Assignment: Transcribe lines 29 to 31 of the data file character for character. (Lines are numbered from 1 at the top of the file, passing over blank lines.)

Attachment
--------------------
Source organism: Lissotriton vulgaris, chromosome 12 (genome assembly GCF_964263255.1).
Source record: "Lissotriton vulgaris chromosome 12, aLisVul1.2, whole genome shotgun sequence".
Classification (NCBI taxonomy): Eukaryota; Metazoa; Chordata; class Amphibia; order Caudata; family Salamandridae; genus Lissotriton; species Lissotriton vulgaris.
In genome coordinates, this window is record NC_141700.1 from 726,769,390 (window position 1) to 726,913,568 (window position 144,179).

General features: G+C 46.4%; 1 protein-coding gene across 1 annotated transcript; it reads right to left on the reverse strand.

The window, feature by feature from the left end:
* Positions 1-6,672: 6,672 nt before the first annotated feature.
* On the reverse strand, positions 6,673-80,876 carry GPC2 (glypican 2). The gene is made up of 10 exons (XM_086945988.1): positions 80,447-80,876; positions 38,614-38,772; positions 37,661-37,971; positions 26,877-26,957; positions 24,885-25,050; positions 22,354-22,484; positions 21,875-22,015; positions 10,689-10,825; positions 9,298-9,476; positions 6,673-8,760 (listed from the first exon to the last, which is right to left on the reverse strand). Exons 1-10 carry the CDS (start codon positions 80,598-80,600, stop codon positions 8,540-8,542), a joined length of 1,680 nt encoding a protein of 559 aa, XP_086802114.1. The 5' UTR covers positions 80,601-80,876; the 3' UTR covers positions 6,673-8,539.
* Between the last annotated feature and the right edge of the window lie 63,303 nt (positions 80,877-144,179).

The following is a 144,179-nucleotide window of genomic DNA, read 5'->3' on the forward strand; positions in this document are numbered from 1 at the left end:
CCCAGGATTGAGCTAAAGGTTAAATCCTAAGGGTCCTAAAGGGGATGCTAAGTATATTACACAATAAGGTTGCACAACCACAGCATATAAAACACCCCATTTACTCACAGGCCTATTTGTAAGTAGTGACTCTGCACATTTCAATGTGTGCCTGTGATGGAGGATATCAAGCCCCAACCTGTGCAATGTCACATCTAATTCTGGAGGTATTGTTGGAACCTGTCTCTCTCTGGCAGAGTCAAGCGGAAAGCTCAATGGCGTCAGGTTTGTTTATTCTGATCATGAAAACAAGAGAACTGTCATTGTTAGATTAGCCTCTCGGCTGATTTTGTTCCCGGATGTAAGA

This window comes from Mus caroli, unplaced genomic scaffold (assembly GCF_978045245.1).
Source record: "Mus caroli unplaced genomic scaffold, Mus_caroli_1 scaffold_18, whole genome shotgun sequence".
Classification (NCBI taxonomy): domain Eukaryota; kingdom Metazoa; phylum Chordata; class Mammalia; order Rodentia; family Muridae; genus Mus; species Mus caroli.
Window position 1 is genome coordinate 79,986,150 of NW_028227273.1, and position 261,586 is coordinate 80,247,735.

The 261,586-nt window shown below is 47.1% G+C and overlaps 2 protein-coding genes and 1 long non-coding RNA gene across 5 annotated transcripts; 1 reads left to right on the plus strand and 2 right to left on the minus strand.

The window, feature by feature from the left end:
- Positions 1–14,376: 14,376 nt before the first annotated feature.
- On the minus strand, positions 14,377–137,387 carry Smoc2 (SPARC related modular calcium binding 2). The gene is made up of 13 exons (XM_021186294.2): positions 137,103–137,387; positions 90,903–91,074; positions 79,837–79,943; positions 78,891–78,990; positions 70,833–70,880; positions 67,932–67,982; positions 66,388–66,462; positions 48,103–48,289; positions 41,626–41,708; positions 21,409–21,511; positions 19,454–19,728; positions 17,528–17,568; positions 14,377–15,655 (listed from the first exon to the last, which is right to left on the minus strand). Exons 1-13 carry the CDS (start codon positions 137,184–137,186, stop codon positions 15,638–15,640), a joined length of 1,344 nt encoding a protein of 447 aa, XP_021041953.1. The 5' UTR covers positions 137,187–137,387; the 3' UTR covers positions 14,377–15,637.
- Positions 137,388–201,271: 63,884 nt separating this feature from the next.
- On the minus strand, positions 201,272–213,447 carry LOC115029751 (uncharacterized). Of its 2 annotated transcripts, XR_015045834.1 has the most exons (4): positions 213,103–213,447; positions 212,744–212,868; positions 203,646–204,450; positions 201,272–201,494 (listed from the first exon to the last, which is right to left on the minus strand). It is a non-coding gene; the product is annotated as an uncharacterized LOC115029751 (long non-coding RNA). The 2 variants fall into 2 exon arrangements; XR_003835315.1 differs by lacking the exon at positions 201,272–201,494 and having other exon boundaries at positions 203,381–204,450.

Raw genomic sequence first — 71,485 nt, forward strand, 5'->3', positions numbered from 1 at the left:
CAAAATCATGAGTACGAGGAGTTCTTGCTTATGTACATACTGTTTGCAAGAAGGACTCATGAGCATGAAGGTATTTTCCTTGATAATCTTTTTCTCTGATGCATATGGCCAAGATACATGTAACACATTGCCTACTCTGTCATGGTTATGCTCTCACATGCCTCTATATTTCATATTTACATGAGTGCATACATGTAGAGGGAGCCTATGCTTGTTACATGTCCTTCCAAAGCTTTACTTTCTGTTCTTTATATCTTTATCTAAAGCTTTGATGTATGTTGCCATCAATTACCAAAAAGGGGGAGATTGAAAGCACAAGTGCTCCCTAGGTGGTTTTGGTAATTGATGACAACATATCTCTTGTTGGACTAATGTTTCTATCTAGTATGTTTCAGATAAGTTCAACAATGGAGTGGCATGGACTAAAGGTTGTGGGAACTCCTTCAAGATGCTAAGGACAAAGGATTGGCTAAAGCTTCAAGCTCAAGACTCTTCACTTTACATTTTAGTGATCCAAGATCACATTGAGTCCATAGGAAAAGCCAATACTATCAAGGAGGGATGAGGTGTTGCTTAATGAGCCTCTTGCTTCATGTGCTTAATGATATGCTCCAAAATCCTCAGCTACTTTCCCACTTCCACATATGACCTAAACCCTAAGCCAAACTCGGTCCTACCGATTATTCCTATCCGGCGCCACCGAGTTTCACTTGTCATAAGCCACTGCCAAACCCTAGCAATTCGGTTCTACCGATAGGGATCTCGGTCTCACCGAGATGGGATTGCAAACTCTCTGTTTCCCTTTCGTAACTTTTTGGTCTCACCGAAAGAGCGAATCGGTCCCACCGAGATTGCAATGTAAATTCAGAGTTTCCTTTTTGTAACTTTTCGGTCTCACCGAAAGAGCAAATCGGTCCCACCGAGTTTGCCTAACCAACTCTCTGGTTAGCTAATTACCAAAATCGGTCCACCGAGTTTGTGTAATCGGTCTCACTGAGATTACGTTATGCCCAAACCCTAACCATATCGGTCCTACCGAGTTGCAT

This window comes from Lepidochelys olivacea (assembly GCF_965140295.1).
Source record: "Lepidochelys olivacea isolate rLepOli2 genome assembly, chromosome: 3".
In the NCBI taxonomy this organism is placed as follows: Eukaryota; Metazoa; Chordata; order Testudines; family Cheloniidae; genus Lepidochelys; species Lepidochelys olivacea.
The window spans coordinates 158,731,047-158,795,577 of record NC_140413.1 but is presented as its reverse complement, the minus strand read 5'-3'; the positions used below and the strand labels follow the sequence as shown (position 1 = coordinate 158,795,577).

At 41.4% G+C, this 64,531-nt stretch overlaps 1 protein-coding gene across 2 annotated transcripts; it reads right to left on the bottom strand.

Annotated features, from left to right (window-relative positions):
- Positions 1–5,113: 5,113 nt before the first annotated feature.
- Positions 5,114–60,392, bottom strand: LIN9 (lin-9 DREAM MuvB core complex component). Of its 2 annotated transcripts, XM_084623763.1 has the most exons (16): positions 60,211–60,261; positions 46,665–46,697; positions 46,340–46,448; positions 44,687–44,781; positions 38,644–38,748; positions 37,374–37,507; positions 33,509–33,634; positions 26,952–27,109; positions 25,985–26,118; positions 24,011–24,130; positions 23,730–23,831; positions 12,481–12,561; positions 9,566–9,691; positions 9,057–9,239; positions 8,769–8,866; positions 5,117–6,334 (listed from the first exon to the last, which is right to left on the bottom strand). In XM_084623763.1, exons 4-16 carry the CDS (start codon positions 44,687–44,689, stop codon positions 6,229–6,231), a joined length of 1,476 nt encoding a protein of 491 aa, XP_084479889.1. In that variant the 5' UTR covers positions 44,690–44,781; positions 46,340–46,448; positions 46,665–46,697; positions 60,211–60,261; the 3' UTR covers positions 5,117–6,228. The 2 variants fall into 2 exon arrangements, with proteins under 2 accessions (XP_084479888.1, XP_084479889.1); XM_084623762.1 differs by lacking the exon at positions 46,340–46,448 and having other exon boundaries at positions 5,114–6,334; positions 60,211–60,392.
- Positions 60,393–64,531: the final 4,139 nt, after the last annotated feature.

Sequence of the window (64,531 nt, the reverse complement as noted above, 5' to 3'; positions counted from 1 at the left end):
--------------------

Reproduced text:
Annotated features, from left to right (window-relative positions):
- Positions 1–5,113: 5,113 nt before the first annotated feature.
- Positions 5,114–60,392, bottom strand: LIN9 (lin-9 DREAM MuvB core complex component). Of its 2 annotated transcripts, XM_084623763.1 has the most exons (16): positions 60,211–60,261; positions 46,665–46,697; positions 46,340–46,448; positions 44,687–44,781; positions 38,644–38,748; positions 37,374–37,507; positions 33,509–33,634; positions 26,952–27,109; positions 25,985–26,118; positions 24,011–24,130; positions 23,730–23,831; positions 12,481–12,561; positions 9,566–9,691; positions 9,057–9,239; positions 8,769–8,866; positions 5,117–6,334 (listed from the first exon to the last, which is right to left on the bottom strand). In XM_084623763.1, exons 4-16 carry the CDS (start codon positions 44,687–44,689, stop codon positions 6,229–6,231), a joined length of 1,476 nt encoding a protein of 491 aa, XP_084479889.1. In that variant the 5' UTR covers positions 44,690–44,781; positions 46,340–46,448; positions 46,665–46,697; positions 60,211–60,261; the 3' UTR covers positions 5,117–6,228. The 2 variants fall into 2 exon arrangements, with proteins under 2 accessions (XP_084479888.1, XP_084479889.1); XM_084623762.1 differs by lacking the exon at positions 46,340–46,448 and having other exon boundaries at positions 5,114–6,334; positions 60,211–60,392.